The Black Caribs Of St. Vincent

Newsday Historical Digest
June 24, 2001
Page 28

She proudly showed me a picture of her mother and her aunt, two very good-looking black women, well dressed in the style of the 1910s.

They had handsome, regular features with bright, intelligent eyes that looked directly into the camera. I could not help but notice their hair. Both girls had luxurious, thick, wavy black hair, parted in the middle and arranged at the back in a bun. She looked across at me and smiled.

"Carib," she said.

"From St. Vincent?" I asked.


"One of the finest vistas in the Caribbean is that from Coke's View in the St. Vincent, looking down the rock-bound coast to the Grenadines; a view that is best on a day when the trade winds are freshening and the white foam breakers against the dark rocks and the sea seem to be racing towards Bequia," wrote Dr. Philipp Sherlock in a radio script, which he delivered one Sunday in October, 1963. Because there are so many Vincentians or people of Vincentian descent living in Trinidad today, and especially in memory of Mrs. Gittens, who showed me the photograph of her mother and her aunt, I will bring to you the text of Sir Philipp Sherlock's most interesting account of the Black Caribs of St. Vincent.

"Drive over the mountain ridge behind Kingstown, and you come to a very different view, as Mesopotamia valley opens up before you with some of the finest terracing of land in the West Indies. This fine sweep of cultivated land is in sharp contrast with the north end of the island. St. Vincent is as mountainous as Dominica, and the central ranges are so high and difficult that up to several years ago it was the only island that was not crossed by a road."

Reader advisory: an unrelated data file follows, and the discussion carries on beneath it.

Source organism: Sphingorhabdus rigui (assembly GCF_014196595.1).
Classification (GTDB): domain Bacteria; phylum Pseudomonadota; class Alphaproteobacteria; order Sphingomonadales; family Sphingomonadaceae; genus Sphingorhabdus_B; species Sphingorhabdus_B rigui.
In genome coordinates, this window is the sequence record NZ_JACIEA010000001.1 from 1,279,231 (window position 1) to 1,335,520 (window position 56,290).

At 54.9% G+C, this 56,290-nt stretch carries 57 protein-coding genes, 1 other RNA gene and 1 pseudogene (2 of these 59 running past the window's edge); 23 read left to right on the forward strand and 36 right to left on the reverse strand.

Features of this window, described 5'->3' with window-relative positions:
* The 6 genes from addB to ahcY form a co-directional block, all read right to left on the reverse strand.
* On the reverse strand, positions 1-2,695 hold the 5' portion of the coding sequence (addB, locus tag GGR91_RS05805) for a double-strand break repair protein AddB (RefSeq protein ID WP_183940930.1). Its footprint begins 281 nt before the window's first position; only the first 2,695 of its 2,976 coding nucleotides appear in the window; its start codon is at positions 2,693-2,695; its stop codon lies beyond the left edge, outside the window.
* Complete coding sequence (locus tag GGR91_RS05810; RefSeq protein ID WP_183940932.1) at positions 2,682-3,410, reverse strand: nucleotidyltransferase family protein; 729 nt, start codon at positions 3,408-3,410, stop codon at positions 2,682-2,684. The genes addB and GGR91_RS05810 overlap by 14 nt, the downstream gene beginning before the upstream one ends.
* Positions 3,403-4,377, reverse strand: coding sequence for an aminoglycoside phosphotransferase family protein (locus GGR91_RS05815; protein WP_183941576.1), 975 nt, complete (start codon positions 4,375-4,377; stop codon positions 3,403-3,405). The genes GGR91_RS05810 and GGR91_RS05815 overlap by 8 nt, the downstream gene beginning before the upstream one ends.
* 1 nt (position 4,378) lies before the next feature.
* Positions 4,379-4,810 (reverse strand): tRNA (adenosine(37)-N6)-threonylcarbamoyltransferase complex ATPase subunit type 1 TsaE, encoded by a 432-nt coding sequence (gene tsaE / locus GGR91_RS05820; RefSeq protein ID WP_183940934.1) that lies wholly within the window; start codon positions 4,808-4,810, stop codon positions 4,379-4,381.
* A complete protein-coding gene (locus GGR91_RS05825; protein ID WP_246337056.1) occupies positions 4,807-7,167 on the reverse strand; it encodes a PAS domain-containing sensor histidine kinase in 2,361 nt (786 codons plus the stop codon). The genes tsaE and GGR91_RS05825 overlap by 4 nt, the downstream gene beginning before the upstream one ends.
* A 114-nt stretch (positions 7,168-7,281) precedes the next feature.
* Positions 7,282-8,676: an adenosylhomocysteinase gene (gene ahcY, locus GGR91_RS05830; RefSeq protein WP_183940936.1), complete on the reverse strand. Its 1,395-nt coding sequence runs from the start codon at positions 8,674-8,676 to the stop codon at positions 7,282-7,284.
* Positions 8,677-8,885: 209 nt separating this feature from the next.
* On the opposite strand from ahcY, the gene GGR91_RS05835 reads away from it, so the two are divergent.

"Mount Soufrière itself rises to just over 4,000 feet, and it reaches this height within two miles. Flying over the crater, you could look straight down into a bleak, deep cup, sinister with its yellow lake 2,000 feet down in the centre. Perhaps Soufrière looks all the more sinister because it is one of the two active volcanoes remaining in the Caribbean. It's a fantastic location and holiday makers and groups of excursionists make their way down the inside of the crater. In 1902, Soufrière and its partner, Mt. Pelée in Martinique, erupted. Before that, Soufrière erupted in 1812, causing the most dreadful destruction and laying waste much of the island."

"This triggered a mass exodus from St. Vincent of entire families to Trinidad, a migration that continues to this day."

"The volcano is itself a reminder that the island is almost entirely volcanic in origin," writes Dr. Sherlock. "It is made up chiefly of ash and other broken material. It is not too fanciful to say that St. Vincent has had elements of the volcanic in its history also. It was a Carib stronghold. Columbus testified on the strength, courage and determination of the Caribs, and in his journal, when he advocated making slaves of them, he writes that - 'they are a wild people, fit for any work, well proportioned and very intelligent, and who, when they have got rid of their cruel habits...will be better than any other kind of slaves.'"

"The Caribs held St. Vincent in such strength that the island was one of the last of the lesser Antilles to be settled by Europeans and the first group of settlers, whether French or English, had to make treaties with the Caribs in order to get a foothold. The last of these treaties was made in 1773, ten years after the island became British."